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Suns incorporating changes to arena renovations with COVID-19 in mind

 

PHOENIX — In a weird way, the Phoenix Suns were presented a unique opportunity given the timing of the COVID-19 outbreak and their renovations to Talking Stick Resort Arena.

With a majority of the space starting from scratch outside of the foundation, they were placed in a position to seamlessly put in place more precautions and safety measures for the virus.

Instead of that being something that’s just in the back of the organization’s mind, they have already been heavily discussing those changes and are fully open to them.

“What we’re looking at is technology and how we can utilize technology to improve that sanitation level,” Suns president and CEO Jason Rowley said Tuesday. “Make people more comfortable with maybe going cashless … making sure your escalators have UV lighting that kills viruses and bacteria and all those things … hiring outside professionals who can come in and do audits of the building to make sure that any high touchpoints (can be safer).”

That even goes as far as putting down antimicrobial paint, which makes it more difficult for things to stick and bacteria to linger. Rowley credited discussions the Suns have had around the league, where every team is focusing on how they can make the building safer once fans eventually return.

“It’s certainly in the short term and so it’s something that we’re taking very, very seriously,” Rowley said.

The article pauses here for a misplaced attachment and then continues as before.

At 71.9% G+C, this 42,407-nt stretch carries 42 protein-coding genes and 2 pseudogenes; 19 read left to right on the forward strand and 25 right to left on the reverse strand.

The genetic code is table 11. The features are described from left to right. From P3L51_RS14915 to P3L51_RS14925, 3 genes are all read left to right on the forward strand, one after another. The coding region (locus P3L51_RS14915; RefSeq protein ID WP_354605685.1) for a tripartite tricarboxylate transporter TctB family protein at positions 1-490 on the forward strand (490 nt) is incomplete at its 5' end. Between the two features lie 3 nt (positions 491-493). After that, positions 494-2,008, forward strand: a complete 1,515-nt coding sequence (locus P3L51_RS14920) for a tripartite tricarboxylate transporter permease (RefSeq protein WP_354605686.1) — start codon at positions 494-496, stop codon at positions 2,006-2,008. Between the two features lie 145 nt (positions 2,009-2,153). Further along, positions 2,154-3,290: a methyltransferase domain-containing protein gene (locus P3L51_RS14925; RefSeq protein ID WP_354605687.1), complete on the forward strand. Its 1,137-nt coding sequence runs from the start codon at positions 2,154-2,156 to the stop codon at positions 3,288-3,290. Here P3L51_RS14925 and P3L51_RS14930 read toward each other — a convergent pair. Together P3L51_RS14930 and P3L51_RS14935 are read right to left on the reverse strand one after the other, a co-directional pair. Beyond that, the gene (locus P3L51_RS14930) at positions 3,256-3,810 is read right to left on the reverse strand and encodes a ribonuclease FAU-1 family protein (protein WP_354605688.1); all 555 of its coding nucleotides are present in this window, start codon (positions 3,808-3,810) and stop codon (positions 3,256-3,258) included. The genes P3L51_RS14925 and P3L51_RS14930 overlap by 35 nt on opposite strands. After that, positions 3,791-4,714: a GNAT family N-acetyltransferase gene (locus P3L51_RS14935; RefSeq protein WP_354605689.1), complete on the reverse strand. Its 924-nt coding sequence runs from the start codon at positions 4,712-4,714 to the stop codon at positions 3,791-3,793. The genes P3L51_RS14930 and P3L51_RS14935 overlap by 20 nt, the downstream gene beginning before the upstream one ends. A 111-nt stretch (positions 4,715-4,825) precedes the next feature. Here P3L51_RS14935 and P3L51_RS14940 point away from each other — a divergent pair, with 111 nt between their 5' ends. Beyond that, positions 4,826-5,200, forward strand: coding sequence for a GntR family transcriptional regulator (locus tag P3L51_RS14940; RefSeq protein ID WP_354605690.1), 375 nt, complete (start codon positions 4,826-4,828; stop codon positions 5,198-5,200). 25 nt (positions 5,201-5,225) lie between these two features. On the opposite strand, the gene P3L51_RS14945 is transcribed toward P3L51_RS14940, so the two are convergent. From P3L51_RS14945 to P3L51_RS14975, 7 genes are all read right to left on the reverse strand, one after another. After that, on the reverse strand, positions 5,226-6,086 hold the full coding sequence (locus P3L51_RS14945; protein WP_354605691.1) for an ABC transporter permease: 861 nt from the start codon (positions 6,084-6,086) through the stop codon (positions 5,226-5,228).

The question of when fans are back, of course, remains in the air, let alone when NBA basketball comes back without them.

The Suns have spent this off-time preparing and having contingency plans in place for different variations of how and when they return.

As for how that has halted the renovations they got underway in late April, it hasn’t.

Rowley said there was never a thought of pausing renovations due to the virus.

“If it did anything it gave us the opportunity to be confident that we would be ready to go by next season,” he said.

That “ready to go” will be 60% of the renovations done this summer and the rest finished next summer, and the Suns obviously feared potential snags the renovations could hit that would jeopardize their timeline.

Now, with the Suns finishing the rest of their season at the Arizona Veterans Memorial Coliseum if necessary, along with the 2020-21 season likely being pushed back, they have a nice cushion.

“As our schedule changes, we can potentially adapt,” Rowley said. “If we’re able to move up certain components of the construction, we’ll work with those guys and figure out how to best do that.

“Obviously, the sooner you’re done, the better. If we have to still move stuff to next summer, we’ll do that, but we’re gonna keep all those options open.”

It’s been smooth sailing. Rowley also said the city of Phoenix itself has not discussed making changes to funding or the contract.

So, while all the world has is uncertainty at the moment, the Suns can at least find their own certainty in one of the biggest projects they’ve undergone as a franchise going well during difficult times.


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